Medical Negligence // There is help out there

Medical Negligence

Just over a week ago, I had to go to my local hospital for a MRI on my Small Bowel. It’s a long story which I will write about another time.

I arrived early, so I went to the designated smoking area. You always meet some really wonderful people in the smoking area. These people are always willing to share their life story with you, whether you ask them or not. That day I met two people. Clive, who had fought off lung cancer which had now spread to his brain and another man who I didn’t get chance to get his name.

This second man, middle aged, probably about the same age as my parents was sitting there in complete despair. He told me his wife had terminal bladder cancer. Fortunately (if that’s even the right term to use in situations like this), it was a slow growing cancer, so she at least had some time left. They couldn’t operate to try to extend her time on this earth because she had a heart attack shortly after she was given the news.

He also told me that when his wife was stable enough or even after she had passed, that he intended to take things further with the hospital and his Doctors Surgery for Medical Negligence. See, the thing was, his wife had been having symptoms for, I believe he said, nearly a year before her diagnosis. He told me the Doctor had kept insisting it was a water infection and kept giving out antibiotics. He believes that if his Doctor had acted sooner, his wife would have had a better chance at surviving. This man may have a point, although I am no expert in the medical field.

Fortunately we have companies like AxiClaim to help us with potential Medical Negligence Claims like this.

AxiClaim cover NHS, Private, Dental, Cosmetic and even Nursing Home claims. They employ highly trained legal professionals and operate on a no win no fee basis. You can read about their successful Medical Negligence Case Studies here:

Taking action against those in the medical field is still a bit of a taboo subject especially when it comes to the NHS. After all, we are only human. But the truth of the matter is negligence does happen. It is a thing, it happens both in the NHS and the Private Sector. It can be completely life changing to some people and in worse case scenarios lives are lost. I would just like to make it clear I am grateful to our NHS and understand how precious it truly is.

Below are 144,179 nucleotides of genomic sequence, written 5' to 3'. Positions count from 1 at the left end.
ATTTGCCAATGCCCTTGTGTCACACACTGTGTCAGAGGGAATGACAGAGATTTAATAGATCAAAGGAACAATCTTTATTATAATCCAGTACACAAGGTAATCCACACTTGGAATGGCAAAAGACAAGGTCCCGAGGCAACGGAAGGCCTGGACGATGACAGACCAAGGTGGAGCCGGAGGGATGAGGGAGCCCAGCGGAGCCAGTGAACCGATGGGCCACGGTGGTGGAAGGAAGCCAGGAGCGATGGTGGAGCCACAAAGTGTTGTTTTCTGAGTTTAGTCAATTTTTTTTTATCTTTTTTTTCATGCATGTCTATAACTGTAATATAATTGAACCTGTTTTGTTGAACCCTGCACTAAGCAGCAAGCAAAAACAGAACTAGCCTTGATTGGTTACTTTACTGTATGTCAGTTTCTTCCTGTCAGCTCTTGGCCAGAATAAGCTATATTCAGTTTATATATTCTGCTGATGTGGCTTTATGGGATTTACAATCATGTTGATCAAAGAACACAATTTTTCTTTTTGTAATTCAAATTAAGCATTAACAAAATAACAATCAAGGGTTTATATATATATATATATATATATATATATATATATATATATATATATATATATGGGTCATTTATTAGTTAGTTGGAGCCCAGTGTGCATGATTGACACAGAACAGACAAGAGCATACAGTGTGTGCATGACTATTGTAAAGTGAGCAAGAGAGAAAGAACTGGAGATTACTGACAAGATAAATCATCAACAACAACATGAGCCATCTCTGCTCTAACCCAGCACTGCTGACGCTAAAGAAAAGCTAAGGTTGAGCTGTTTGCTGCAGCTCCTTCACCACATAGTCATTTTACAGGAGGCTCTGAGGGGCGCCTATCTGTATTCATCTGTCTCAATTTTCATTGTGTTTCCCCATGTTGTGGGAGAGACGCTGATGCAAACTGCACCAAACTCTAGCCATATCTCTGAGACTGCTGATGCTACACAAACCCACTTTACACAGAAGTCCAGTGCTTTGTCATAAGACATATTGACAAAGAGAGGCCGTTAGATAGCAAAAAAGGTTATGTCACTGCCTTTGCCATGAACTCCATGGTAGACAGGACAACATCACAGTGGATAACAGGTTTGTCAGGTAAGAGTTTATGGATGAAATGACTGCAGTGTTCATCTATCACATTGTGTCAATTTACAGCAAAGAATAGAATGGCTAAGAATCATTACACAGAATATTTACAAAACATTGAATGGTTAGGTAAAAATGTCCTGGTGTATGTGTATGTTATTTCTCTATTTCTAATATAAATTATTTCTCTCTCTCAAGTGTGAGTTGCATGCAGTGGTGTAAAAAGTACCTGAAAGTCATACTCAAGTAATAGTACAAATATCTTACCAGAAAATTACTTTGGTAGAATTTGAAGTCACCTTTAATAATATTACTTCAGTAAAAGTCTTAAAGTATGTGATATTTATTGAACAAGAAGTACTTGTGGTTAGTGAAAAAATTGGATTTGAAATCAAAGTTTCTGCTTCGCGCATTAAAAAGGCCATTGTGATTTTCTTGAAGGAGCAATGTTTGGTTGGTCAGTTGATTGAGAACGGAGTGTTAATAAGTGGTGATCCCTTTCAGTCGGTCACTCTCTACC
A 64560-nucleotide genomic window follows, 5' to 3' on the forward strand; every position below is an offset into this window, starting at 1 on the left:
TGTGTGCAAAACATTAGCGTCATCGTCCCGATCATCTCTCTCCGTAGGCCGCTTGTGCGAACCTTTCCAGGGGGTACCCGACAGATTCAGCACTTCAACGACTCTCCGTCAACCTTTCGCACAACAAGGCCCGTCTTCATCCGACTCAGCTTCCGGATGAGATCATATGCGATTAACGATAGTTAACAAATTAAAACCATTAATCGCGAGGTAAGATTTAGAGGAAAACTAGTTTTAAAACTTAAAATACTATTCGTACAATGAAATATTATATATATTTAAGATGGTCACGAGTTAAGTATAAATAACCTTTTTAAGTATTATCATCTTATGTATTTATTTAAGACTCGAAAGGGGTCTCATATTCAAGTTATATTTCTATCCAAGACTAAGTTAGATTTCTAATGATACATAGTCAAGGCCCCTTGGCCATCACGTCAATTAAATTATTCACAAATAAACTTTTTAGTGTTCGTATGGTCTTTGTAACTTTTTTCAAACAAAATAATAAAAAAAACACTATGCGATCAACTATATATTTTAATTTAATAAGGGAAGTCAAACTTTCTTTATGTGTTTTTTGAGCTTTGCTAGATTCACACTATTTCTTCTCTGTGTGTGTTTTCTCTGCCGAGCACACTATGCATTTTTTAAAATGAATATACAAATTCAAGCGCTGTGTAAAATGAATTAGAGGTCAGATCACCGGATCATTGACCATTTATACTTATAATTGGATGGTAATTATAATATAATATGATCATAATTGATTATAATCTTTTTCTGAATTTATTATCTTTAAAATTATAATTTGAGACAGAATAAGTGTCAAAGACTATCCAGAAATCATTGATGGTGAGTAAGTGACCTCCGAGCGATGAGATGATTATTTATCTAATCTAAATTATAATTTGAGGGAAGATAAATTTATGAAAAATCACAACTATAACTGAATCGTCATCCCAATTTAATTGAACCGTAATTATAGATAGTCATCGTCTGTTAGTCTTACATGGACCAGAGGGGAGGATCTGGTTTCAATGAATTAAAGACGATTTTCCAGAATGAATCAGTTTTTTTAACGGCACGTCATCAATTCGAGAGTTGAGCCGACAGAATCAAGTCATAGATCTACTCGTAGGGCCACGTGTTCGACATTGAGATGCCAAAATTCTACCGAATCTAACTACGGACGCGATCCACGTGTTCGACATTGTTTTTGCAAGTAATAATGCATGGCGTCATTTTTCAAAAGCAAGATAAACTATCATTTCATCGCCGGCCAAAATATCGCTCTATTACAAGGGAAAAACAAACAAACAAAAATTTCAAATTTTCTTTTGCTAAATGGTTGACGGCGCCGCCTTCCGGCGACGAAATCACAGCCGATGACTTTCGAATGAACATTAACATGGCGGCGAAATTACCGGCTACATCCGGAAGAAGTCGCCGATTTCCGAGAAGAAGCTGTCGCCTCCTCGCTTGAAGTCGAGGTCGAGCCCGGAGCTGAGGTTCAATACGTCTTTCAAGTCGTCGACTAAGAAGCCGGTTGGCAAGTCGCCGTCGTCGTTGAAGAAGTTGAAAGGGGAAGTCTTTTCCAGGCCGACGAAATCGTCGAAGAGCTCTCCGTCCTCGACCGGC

AxiClaim describe Medical Negligence as:

There are many different types of medical error, but the most common are as follows:

  • Incorrect diagnosis
  • Delay in diagnosis
  • Errors during surgery
  • Incorrect medication
  • Failing to refer the patient to a specialist
  • Failing to provide advice of treatment options or warn of potential risks

Just looking through this list makes me realise that in the past, even I and my kids have been a victim of Medical Negligence, but I didn’t think anything of it at the time.

I will go through this in more detail in another post, but my Doctors put my symptoms down to IBS, ignoring the fact that I have a strong family history of Coeliac Disease, If I didn’t push for that test, you can guarantee they wouldn’t have even tested me for it. Then take my two boys. My Gastroentrologist told me that my kids should get tested, my Doctors refused, going against NICE guidelines. So I went over their heads and guess what? Both my boys have it too, making them 4th generation. Doctors very apologetic and I think lessons had been learned. Thankfully this was just an autoimmune disease and NOT something as serious as life threatening as Cancer.

Have you ever had to put in a claim for Medical Negligence? What are your views on claiming for Medical Negligence?




Note: This is a collaborative post.

1 Comment

  1. Britt K August 15, 2018 / 3:27 pm

    I am an ovarian cancer survivor. The day that I ‘knew’ something was wrong I went to our local emergency room where I ended up seeing a total of 5 doctors, simply because each time I would flat out refuse to leave the room and demand they send another doctor. Why? The first 4 doctors told me (at 24) that I was just ‘experiencing normal womanly pain’ and I needed to go home, take a Tylenol and get some sleep. I hate to break it to them, but by 24 I was more than familiar with what was ‘normal’ for my body… the 5th doctor ordered tests and diagnosed me.
    Britt |

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